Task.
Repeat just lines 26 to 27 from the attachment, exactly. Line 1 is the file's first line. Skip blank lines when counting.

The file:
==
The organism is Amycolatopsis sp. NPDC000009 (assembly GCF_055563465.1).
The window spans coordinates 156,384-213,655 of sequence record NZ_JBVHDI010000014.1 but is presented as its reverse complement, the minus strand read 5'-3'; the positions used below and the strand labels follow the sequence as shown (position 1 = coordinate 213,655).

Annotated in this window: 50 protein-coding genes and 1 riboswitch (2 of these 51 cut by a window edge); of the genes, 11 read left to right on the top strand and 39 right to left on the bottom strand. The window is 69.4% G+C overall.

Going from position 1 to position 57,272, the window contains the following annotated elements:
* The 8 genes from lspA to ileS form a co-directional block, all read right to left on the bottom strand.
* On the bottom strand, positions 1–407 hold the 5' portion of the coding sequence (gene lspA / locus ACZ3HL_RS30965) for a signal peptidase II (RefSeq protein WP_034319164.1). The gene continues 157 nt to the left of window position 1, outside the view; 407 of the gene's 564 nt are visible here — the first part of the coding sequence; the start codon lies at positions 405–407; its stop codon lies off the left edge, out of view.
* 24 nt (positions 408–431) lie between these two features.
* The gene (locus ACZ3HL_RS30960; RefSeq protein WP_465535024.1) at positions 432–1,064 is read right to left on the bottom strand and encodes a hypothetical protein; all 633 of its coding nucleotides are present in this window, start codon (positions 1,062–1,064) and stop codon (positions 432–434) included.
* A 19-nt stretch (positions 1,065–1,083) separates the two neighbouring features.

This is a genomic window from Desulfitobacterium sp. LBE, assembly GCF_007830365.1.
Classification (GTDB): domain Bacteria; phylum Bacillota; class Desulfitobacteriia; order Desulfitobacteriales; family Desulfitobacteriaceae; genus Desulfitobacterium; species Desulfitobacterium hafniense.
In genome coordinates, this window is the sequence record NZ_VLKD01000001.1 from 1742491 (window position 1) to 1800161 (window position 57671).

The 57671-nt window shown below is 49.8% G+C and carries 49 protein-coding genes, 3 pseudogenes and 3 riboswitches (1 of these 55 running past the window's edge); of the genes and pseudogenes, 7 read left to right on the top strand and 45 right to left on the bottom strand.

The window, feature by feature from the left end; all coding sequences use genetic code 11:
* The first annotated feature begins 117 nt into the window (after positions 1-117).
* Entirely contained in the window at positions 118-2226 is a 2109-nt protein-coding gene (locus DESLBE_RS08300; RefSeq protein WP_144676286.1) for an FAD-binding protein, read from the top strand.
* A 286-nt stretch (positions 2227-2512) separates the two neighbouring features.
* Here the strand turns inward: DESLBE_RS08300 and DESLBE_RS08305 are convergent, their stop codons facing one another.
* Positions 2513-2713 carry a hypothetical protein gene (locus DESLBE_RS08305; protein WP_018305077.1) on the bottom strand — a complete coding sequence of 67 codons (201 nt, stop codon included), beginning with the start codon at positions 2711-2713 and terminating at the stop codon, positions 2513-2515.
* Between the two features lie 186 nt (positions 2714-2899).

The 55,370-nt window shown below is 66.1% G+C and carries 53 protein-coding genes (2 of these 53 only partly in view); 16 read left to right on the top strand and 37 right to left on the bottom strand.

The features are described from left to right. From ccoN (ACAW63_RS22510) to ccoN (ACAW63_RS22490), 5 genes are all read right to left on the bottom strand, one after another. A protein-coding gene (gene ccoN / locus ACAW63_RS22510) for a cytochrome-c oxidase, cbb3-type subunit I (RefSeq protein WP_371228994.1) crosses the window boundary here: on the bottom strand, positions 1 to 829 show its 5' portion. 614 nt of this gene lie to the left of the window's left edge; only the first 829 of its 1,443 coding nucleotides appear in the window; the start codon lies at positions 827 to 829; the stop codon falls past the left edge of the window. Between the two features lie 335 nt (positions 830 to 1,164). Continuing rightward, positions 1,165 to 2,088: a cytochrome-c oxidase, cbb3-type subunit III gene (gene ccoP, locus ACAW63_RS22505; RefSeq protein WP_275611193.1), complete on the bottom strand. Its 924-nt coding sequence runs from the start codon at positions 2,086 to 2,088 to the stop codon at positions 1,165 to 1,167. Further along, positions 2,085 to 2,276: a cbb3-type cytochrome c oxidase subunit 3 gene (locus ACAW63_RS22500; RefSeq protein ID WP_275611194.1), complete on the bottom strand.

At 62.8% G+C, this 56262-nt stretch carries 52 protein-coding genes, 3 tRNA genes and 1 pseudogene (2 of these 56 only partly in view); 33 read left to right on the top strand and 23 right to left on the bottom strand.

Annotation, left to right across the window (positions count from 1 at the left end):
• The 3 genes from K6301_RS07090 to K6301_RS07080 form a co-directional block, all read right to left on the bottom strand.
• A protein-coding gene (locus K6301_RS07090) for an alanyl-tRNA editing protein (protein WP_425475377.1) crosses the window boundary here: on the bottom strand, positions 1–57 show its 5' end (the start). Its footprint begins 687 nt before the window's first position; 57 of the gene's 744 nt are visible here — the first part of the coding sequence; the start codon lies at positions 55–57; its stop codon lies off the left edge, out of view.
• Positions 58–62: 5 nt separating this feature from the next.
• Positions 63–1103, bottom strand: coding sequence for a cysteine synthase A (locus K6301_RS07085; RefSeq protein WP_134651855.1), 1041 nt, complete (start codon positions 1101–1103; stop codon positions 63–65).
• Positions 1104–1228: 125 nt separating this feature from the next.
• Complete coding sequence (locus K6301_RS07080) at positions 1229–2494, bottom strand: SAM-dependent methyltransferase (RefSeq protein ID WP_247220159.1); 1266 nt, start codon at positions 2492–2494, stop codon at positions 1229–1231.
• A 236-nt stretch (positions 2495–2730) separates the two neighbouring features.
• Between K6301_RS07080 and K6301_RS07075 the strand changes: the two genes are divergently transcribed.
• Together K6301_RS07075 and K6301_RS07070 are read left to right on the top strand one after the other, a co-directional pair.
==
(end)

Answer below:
• A protein-coding gene (locus K6301_RS07090) for an alanyl-tRNA editing protein (protein WP_425475377.1) crosses the window boundary here: on the bottom strand, positions 1–57 show its 5' end (the start). Its footprint begins 687 nt before the window's first position; 57 of the gene's 744 nt are visible here — the first part of the coding sequence; the start codon lies at positions 55–57; its stop codon lies off the left edge, out of view.
• Positions 58–62: 5 nt separating this feature from the next.